And the last stanza states that perhaps recognition is only known in retrospect. Love came so lightly / I knew not that he came. It is personified as masculine, I think feminine would be more appropriate given the quiet soft nature described. Perhaps when we look back on life we see how we have been cared for in terms of our spiritual understanding of life.

Now God and ‘Love’ are often equated. If this is the case then perhaps God has a similar subtle positive imperceptible influence on life as it evolves. Many believe that God created the world. However, some think that God then sat back on a cloud and switched to a different channel!

A link to John Shaw Neilson on Wikipedia

The Sunne Rising – John Donne

The Sunne Rising

Busy old fool, unruly sun,
Why dost thou thus,
Through windows, and through curtains call on us?
Must to thy motions lovers’ seasons run?
Saucy pedantic wretch, go chide
Late school boys and sour prentices,
Go tell court huntsmen that the king will ride,
Call country ants to harvest offices,
Love, all alike, no season knows nor clime,
Nor hours, days, months, which are the rags of time.

Thy beams, so reverend and strong
Why shouldst thou think?
I could eclipse and cloud them with a wink,
But that I would not lose her sight so long;
If her eyes have not blinded thine,
Look, and tomorrow late, tell me,
Whether both th’ Indias of spice and mine
Be where thou leftst them, or lie here with me.
Ask for those kings whom thou saw’st yesterday,
And thou shalt hear, All here in one bed lay.

She’s all states, and all princes, I,
Nothing else is.
Princes do but play us; compared to this,
All honor’s mimic, all wealth alchemy.
Thou, sun, art half as happy as we,
In that the world’s contracted thus.
Thine age asks ease, and since thy duties be
To warm the world, that’s done in warming us.
Shine here to us, and thou art everywhere;
This bed thy center is, these walls, thy sphere.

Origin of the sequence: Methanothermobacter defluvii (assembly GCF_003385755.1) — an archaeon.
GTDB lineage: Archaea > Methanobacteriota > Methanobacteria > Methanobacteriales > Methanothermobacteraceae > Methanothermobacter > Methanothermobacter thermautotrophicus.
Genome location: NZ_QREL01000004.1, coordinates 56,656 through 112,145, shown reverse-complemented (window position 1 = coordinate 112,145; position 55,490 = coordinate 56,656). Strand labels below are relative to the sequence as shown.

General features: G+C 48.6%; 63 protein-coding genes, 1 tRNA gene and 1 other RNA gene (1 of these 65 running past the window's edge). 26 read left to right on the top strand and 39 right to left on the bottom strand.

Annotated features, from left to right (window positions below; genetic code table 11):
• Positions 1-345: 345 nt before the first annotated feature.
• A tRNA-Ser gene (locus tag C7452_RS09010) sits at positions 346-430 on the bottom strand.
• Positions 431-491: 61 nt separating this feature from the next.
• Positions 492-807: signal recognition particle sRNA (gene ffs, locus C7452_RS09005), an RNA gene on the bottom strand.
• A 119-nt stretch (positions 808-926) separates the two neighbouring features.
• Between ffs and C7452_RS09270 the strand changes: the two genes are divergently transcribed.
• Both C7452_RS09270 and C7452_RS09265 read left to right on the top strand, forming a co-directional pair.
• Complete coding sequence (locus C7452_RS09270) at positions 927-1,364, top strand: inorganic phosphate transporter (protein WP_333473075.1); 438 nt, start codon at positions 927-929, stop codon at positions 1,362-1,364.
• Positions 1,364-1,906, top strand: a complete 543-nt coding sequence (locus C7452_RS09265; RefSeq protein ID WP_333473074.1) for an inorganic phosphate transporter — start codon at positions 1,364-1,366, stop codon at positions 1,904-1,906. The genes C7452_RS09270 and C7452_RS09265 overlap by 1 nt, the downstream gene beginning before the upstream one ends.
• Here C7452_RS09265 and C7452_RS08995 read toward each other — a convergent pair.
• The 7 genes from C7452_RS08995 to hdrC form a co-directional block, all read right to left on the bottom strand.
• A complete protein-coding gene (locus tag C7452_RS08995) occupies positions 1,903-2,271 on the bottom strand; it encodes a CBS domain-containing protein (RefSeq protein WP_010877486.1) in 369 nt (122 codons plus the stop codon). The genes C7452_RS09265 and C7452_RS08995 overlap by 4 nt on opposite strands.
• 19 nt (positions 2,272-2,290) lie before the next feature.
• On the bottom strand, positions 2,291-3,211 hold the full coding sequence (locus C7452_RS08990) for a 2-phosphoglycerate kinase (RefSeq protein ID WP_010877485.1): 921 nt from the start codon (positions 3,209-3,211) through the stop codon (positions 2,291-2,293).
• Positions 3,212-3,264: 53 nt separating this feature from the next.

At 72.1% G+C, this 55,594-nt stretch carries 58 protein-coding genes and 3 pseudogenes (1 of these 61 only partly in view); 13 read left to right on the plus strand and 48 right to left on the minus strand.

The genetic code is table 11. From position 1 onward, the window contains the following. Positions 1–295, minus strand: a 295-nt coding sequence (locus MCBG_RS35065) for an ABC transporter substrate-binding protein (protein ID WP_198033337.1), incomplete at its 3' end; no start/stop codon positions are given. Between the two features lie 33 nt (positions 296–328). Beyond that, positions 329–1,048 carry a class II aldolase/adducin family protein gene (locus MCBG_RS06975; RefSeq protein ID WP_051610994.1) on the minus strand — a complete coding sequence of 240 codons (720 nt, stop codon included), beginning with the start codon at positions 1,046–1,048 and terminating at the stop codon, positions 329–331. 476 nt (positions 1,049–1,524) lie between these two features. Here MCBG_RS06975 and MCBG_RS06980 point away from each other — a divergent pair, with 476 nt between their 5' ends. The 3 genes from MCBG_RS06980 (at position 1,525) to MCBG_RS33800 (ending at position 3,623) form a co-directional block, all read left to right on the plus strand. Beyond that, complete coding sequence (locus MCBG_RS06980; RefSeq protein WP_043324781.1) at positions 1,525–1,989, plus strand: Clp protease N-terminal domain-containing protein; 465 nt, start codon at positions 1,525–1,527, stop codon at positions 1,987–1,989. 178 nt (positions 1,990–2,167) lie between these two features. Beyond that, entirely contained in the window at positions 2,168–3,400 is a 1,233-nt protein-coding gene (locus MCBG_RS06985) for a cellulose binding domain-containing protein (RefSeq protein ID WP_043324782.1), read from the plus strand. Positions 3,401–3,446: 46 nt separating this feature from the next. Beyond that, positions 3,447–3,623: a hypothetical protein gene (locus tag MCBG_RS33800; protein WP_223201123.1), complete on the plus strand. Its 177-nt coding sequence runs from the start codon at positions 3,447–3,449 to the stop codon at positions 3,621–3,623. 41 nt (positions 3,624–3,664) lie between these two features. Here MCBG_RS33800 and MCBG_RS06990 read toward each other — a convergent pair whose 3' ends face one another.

John Donne (1572 – 1631)

Three ten line stanza with rhyming scheme ‘abbacdcdee’. The sun personified she is indeed quiet ‘unruly’ highly emotional in her flaring and of course very old and busy. I do like that word ‘wink’ in the second stanza our lifespan so infinitesimal in comparison.

Well the Solar System does sort of control life or the way life is lived. We do have to operate on a time and season basis. But love is beyond such bounds quite independent and outside such realms of the artificial breakup so eloquently defined as ‘the rags of time’. Love is a timeless entity.

Love, all alike, no season knows, nor clim
Hours, days, months, which are the rags of time

The eyes of the sun are blind compared to the personal eyes of love which retains history. Not like the inanimate sun who knows nothing of yesterday.

If her eyes have not blinded thine,
Look, and tomorrow late, tell me, …

The world is so much more. The the sun creates life, and bountiful meaning to life. And the sun has a duty to give warmth and life to humanity. It is the centre of everything.

Shine here to us, and thou art everywhere;
This bed thy center is, these walls, thy sphere.

From memory on the nature of the sun millions of sub-atomic particles actually pass through our thumb nail every second!

And from a spiritual Christian perspective there is a lot of similarity between sun and son; and John Donne being the master of the metaphysical.

The Pains of Sleep – Coleridge – Prayer

From – The Pains of Sleep

Ere on my bed my limbs I lay,
It hath not been my use to pray
With moving lips or bended knees;
But silently, by slow degrees,
My spirit I to Love compose,
In humble trust mine eye-lids close,
With reverential resignation
No wish conceived, no thought exprest,
Only a sense of supplication;
A sense o’er all my soul imprest
That I am weak, yet not unblest,
Since in me, round me, every where
Eternal strength and Wisdom are.

This is the first stanza of a poem written by Coleridge. And this is a little different to have as a Christmas piece. The full poem was written by Coleridge when under the influence of opium and wishing to have a restful night.